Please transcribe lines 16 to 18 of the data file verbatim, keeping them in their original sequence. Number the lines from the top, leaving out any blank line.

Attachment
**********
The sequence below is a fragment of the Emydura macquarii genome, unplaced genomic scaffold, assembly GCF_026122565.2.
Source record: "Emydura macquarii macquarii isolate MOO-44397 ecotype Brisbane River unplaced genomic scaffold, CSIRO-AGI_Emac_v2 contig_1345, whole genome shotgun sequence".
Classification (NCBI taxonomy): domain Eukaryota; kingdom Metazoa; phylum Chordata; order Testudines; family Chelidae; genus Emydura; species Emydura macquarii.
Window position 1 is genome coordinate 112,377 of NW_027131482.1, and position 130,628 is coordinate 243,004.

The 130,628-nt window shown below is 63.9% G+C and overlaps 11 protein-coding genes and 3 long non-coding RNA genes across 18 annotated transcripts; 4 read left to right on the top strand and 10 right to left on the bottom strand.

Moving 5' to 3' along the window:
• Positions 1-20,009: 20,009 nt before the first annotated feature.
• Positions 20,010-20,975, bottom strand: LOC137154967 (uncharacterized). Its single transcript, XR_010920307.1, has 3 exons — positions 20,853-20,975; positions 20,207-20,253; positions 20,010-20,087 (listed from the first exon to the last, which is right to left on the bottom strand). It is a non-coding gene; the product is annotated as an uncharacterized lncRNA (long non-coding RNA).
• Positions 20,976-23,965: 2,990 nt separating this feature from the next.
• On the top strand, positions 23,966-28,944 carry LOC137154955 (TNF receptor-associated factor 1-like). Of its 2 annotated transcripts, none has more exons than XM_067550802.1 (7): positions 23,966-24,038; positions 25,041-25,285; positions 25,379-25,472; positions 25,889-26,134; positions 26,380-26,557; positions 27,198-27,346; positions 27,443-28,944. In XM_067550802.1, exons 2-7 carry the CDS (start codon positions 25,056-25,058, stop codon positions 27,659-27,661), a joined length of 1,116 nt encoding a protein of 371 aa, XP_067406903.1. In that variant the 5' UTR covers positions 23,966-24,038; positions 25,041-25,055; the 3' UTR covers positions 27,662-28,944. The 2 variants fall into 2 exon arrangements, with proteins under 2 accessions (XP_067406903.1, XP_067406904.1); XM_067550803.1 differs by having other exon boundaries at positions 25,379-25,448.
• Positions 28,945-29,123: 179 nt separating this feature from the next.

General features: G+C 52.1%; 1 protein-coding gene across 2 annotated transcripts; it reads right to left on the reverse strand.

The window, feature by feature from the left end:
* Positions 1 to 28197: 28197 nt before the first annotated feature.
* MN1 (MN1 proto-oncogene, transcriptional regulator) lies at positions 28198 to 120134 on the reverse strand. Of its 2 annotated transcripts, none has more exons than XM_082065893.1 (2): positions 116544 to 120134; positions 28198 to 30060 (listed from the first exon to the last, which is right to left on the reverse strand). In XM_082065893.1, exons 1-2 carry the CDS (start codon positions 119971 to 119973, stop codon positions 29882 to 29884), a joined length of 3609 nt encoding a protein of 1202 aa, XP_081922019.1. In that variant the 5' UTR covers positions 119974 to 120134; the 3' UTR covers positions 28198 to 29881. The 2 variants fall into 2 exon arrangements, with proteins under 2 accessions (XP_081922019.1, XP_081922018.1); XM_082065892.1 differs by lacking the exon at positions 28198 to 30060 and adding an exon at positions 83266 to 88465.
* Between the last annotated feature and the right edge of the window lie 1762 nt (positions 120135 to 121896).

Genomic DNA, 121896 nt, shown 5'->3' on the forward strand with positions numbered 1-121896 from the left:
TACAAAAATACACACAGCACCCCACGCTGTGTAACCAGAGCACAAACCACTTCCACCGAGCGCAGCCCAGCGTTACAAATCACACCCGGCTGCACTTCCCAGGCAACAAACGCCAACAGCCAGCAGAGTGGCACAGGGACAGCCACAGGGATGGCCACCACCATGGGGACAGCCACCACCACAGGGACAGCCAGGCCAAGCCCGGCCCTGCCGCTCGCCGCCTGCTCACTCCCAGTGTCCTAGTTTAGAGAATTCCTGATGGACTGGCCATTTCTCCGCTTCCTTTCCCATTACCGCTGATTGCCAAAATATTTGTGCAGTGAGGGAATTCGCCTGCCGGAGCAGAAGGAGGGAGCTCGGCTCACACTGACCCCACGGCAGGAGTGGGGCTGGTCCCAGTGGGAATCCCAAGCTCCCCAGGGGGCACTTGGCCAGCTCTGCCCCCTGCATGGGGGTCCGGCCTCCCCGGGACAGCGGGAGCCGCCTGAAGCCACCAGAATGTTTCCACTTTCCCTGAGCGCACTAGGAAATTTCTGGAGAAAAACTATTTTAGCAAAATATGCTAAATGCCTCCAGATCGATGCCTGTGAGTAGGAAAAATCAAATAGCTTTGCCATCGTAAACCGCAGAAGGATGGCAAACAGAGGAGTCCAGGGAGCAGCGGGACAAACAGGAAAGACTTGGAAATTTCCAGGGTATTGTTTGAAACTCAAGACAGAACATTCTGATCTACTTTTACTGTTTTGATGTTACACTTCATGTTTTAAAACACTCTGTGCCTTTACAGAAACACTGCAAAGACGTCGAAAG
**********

* Between the last annotated feature and the right edge of the window lie 1762 nt (positions 120135 to 121896).

Genomic DNA, 121896 nt, shown 5'->3' on the forward strand with positions numbered 1-121896 from the left:
TACAAAAATACACACAGCACCCCACGCTGTGTAACCAGAGCACAAACCACTTCCACCGAGCGCAGCCCAGCGTTACAAATCACACCCGGCTGCACTTCCCAGGCAACAAACGCCAACAGCCAGCAGAGTGGCACAGGGACAGCCACAGGGATGGCCACCACCATGGGGACAGCCACCACCACAGGGACAGCCAGGCCAAGCCCGGCCCTGCCGCTCGCCGCCTGCTCACTCCCAGTGTCCTAGTTTAGAGAATTCCTGATGGACTGGCCATTTCTCCGCTTCCTTTCCCATTACCGCTGATTGCCAAAATATTTGTGCAGTGAGGGAATTCGCCTGCCGGAGCAGAAGGAGGGAGCTCGGCTCACACTGACCCCACGGCAGGAGTGGGGCTGGTCCCAGTGGGAATCCCAAGCTCCCCAGGGGGCACTTGGCCAGCTCTGCCCCCTGCATGGGGGTCCGGCCTCCCCGGGACAGCGGGAGCCGCCTGAAGCCACCAGAATGTTTCCACTTTCCCTGAGCGCACTAGGAAATTTCTGGAGAAAAACTATTTTAGCAAAATATGCTAAATGCCTCCAGATCGATGCCTGTGAGTAGGAAAAATCAAATAGCTTTGCCATCGTAAACCGCAGAAGGATGGCAAACAGAGGAGTCCAGGGAGCAGCGGGACAAACAGGAAAGACTTGGAAATTTCCAGGGTATTGTTTGAAACTCAAGACAGAACATTCTGATCTACTTTTACTGTTTTGATGTTACACTTCATGTTTTAAAACACTCTGTGCCTTTACAGAAACACTGCAAAGACGTCGAAAG